As the previous figure illustrates, when we attempt to navigate to the Web API with HTTP, as opposed to HTTPS, a response with status code 400 results – along with a friendly message in the response body that describes the error.

Tokens based on Public/Private Keys

Of all the ways to authorize and authenticate, it seems to me that tokens have done a good at this task. A token can be used to authorize, and for the most part, authenticate a user. Of course, it is possible for a key to get passed around. I’ll address that in the next section. That said, it may be perfectly fine to assume that if a visitor has a properly encrypted token, that visitor is who he/she/it claims to be (in cases where its an application, not a person, it is the right pronoun!!)

The idea behind a private and public key pair is simple. A token is encrypted with the public key. In some cases, the public key sits in the field. In cases where data has to be encrypted by the client to be decrypted on the server, the public key needs to be in the field. The server is the only thing that should have the private key. It’s the private key that handles the decryption. To get this working, we need a simple class to handle our encryption needs:

using System;

using System.Linq;

using System.Security.Cryptography;

using System.Text;

 

namespace WebAPI

{

 public class RSAClass

 {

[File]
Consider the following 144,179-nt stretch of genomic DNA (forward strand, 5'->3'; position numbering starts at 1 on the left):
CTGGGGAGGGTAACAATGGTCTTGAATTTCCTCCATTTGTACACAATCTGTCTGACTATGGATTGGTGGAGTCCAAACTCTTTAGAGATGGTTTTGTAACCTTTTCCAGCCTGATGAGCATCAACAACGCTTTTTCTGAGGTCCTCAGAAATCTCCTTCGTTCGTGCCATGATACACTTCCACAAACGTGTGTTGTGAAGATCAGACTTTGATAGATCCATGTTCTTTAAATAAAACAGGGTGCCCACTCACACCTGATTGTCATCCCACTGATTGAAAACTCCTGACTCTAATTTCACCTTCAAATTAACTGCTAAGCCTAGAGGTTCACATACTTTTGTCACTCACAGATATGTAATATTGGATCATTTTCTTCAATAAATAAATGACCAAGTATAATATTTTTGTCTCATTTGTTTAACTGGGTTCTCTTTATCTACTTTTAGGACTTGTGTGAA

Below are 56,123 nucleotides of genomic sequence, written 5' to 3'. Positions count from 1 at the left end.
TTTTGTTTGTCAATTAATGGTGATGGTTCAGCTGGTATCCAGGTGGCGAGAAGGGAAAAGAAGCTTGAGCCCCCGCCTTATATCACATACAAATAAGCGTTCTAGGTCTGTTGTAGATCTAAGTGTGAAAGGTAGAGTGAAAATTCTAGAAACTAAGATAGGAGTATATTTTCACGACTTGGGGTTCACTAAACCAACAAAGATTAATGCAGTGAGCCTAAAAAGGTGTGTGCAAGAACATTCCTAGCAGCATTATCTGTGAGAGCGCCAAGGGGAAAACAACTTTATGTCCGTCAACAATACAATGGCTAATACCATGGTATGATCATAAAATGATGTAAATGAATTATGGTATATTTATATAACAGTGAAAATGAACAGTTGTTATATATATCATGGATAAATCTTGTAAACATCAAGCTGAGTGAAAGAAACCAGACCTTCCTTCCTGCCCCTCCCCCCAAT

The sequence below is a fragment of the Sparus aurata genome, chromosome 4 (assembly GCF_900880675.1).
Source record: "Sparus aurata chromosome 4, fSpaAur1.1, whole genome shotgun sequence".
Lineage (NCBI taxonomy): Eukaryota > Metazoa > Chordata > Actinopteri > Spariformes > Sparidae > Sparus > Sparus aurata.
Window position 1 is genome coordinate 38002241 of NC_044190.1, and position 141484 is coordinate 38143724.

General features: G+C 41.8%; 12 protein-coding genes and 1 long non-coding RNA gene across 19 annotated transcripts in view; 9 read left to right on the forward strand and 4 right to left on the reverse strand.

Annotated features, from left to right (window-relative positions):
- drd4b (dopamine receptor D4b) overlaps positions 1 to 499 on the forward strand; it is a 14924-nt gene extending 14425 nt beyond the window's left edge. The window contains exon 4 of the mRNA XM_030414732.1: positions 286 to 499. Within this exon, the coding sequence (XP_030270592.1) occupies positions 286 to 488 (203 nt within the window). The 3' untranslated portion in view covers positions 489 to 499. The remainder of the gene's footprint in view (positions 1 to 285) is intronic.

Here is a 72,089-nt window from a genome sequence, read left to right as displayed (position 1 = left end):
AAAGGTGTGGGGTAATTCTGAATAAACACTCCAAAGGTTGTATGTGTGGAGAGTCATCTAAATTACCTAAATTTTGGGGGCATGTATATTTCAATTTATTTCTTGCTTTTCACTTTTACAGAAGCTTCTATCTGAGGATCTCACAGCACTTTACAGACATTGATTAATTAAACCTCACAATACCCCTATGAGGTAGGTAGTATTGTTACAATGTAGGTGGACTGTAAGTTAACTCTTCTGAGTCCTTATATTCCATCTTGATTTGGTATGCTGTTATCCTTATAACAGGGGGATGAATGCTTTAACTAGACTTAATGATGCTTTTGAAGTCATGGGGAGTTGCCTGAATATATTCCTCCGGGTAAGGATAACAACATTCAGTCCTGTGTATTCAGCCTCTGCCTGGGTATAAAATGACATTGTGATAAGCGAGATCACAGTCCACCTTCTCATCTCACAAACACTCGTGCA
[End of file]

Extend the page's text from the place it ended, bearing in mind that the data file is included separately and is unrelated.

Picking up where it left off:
private static string _privateKey = "<RSAKeyValue><Modulus>s6lpjspk+3o2GOK5TM7JySARhhxE5gB96e9XLSSRuWY2W9F951MfistKRzVtg0cjJTdSk5mnWAVHLfKOEqp8PszpJx9z4IaRCwQ937KJmn2/2VyjcUsCsor+fdbIHOiJpaxBlsuI9N++4MgF/jb0tOVudiUutDqqDut7rhrB/oc=</Modulus><Exponent>AQAB</Exponent><P>3J2+VWMVWcuLjjnLULe5TmSN7ts0n/TPJqe+bg9avuewu1rDsz+OBfP66/+rpYMs5+JolDceZSiOT+ACW2Neuw==</P><Q>0HogL5BnWjj9BlfpILQt8ajJnBHYrCiPaJ4npghdD5n/JYV8BNOiOP1T7u1xmvtr2U4mMObE17rZjNOTa1rQpQ==</Q><DP>jbXh2dVQlKJznUMwf0PUiy96IDC8R/cnzQu4/ddtEe2fj2lJBe3QG7DRwCA1sJZnFPhQ9svFAXOgnlwlB3D4Gw==</DP><DQ>evrP6b8BeNONTySkvUoMoDW1WH+elVAH6OsC8IqWexGY1YV8t0wwsfWegZ9IGOifojzbgpVfIPN0SgK1P+r+kQ==</DQ><InverseQ>LeEoFGI+IOY/J+9SjCPKAKduP280epOTeSKxs115gW1b9CP4glavkUcfQTzkTPe2t21kl1OrnvXEe5Wrzkk8rA==</InverseQ><D>HD0rn0sGtlROPnkcgQsbwmYs+vRki/ZV1DhPboQJ96cuMh5qeLqjAZDUev7V2MWMq6PXceW73OTvfDRcymhLoNvobE4Ekiwc87+TwzS3811mOmt5DJya9SliqU/ro+iEicjO4v3nC+HujdpDh9CVXfUAWebKnd7Vo5p6LwC9nIk=</D></RSAKeyValue>";